Apple astounded just about everyone today by buying PA Semi for $278 million. P.A. Semi is a fabless chip designer that specializes in super low power PowerPC processors. The founder of P.A. Semi, Dan Dobberpuhl, also has a history of designing StrongARM chips - the kind currently in use in the iPod Touch and iPhone - from his former work at DEC.
StrongARM, which was sold to Intel and became the foundation for the XScale family, was one of the first high-performance energy-efficient processors. Intel sold its XScale business to Marvell for $600m in June of 2006.
Whether Apple is after the StrongARM expertise or PowerPC processors, don't look for these chips to go into traditional desktops. These chips are more likely to hit high end iPhones, iPods and tablet devices in the coming months and years.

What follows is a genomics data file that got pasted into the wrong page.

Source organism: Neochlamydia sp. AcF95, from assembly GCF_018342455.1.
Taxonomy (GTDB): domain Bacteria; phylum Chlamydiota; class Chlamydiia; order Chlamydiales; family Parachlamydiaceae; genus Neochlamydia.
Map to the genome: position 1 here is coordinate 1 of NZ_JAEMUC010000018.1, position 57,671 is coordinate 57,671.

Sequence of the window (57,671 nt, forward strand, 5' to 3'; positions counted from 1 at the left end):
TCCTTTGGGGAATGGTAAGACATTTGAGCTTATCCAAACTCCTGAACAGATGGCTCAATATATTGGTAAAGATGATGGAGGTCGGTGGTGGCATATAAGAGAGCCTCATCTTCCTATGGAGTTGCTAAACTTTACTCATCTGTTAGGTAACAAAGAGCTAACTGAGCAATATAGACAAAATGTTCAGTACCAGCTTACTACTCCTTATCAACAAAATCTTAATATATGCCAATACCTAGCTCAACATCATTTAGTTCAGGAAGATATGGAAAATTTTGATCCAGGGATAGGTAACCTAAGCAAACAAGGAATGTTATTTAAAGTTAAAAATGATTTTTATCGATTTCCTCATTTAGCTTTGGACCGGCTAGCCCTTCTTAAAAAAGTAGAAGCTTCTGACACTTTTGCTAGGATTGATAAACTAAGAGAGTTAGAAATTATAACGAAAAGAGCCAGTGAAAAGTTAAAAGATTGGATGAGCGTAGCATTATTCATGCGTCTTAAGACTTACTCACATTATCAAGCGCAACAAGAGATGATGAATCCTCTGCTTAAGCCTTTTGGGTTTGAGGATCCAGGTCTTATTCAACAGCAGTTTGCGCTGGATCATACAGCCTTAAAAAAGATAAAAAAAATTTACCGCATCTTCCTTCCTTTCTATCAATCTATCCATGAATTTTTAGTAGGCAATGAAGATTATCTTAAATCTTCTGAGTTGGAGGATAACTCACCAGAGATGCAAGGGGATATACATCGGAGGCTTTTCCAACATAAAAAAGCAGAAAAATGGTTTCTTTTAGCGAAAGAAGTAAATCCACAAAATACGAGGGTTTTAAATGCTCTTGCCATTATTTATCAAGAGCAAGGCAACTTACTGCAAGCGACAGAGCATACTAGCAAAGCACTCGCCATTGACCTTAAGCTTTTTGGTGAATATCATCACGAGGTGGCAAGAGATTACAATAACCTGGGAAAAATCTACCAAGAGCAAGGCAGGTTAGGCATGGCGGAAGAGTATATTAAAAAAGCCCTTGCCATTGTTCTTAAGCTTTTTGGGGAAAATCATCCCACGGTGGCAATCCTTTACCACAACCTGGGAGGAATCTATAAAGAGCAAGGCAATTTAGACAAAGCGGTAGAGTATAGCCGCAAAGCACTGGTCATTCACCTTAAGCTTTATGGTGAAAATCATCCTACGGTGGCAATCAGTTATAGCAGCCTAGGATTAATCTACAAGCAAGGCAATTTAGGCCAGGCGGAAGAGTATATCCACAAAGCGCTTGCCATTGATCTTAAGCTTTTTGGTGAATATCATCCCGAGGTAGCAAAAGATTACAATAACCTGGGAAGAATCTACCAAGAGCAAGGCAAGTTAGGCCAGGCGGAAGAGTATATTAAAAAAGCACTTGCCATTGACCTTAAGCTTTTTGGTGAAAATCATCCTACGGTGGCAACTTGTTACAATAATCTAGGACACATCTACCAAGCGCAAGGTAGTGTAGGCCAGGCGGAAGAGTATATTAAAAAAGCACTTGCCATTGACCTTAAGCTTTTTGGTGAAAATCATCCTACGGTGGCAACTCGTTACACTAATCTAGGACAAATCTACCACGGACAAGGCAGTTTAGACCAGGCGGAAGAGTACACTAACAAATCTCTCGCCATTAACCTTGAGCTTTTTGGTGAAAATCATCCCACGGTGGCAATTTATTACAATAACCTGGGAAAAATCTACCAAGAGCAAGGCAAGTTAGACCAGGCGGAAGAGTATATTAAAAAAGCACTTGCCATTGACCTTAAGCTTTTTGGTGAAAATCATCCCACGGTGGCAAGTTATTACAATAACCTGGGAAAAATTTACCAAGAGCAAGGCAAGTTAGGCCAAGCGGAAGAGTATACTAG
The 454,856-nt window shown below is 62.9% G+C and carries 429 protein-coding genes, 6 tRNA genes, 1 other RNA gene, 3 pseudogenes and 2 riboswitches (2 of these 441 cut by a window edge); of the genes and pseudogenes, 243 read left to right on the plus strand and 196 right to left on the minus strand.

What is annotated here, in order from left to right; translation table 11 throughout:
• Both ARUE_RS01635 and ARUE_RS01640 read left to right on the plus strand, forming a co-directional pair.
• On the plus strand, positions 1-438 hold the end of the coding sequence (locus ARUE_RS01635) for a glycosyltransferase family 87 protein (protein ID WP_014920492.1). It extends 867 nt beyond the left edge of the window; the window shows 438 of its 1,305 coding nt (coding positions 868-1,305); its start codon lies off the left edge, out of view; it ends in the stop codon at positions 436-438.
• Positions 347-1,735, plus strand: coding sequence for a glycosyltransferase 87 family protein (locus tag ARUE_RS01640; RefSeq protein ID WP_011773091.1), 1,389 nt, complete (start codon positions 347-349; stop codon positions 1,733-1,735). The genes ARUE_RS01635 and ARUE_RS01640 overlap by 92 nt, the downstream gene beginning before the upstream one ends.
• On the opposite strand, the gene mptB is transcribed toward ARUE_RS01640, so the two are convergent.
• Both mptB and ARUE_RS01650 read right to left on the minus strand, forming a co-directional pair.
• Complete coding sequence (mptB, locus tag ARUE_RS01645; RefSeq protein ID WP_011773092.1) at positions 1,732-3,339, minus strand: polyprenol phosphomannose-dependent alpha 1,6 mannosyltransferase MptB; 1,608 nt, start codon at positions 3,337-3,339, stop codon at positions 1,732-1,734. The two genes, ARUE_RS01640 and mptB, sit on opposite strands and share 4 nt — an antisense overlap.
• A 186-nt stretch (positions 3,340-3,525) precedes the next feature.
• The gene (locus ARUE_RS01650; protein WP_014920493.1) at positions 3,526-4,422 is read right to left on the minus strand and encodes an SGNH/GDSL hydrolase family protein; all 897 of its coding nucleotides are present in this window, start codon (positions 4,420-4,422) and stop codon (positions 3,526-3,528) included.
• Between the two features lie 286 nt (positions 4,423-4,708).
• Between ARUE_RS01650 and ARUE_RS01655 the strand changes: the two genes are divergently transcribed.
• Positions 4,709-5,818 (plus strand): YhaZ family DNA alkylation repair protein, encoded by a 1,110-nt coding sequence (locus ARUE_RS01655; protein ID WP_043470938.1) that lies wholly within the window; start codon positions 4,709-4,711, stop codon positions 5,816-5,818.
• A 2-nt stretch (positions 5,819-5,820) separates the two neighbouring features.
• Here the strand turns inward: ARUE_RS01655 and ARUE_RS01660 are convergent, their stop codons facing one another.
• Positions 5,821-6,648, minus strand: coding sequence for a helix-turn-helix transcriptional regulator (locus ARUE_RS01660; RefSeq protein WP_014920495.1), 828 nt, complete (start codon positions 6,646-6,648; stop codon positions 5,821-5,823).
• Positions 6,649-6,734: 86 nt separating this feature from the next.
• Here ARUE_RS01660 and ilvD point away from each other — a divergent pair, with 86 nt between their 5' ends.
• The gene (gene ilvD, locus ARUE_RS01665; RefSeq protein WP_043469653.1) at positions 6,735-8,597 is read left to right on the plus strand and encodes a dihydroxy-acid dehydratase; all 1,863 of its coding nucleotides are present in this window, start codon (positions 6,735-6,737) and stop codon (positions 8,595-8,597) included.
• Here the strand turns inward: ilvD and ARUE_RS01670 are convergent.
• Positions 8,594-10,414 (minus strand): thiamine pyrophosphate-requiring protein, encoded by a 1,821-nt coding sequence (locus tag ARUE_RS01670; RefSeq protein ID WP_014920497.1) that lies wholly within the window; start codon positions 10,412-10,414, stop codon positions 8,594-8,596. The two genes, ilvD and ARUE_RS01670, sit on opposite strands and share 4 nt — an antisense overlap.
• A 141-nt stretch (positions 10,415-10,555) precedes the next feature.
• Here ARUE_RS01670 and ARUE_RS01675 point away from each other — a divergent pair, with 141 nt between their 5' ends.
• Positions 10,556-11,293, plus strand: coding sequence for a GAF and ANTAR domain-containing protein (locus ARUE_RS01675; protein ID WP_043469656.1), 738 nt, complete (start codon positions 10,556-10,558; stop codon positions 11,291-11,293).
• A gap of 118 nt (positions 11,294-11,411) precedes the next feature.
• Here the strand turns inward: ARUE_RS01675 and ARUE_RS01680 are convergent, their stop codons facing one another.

P.A. Semi was in the running as Apple's processor of choice three years ago when Apple was making a decsion between PowerPCs from P.A. Semi and IBM or Intel x86. Apple obviously chose Intel but PA did offer a compelling choice at the time - but wasn't perhaps tested enough.
The P.A. Semi purchase leaves Intel's Atom Processor out of the mix as well. Many rumor websites had incorrectly predicted that Atom was the next generation Apple ultra-portable chip.
Intel certainly isn't out of the loop altogether, however. They are still much stronger in the high end desktop and laptop device market.
This exciting development means Apple is probably going down the two platform road. Perhaps that is why the WWDC event fliers had two diverging bridges?
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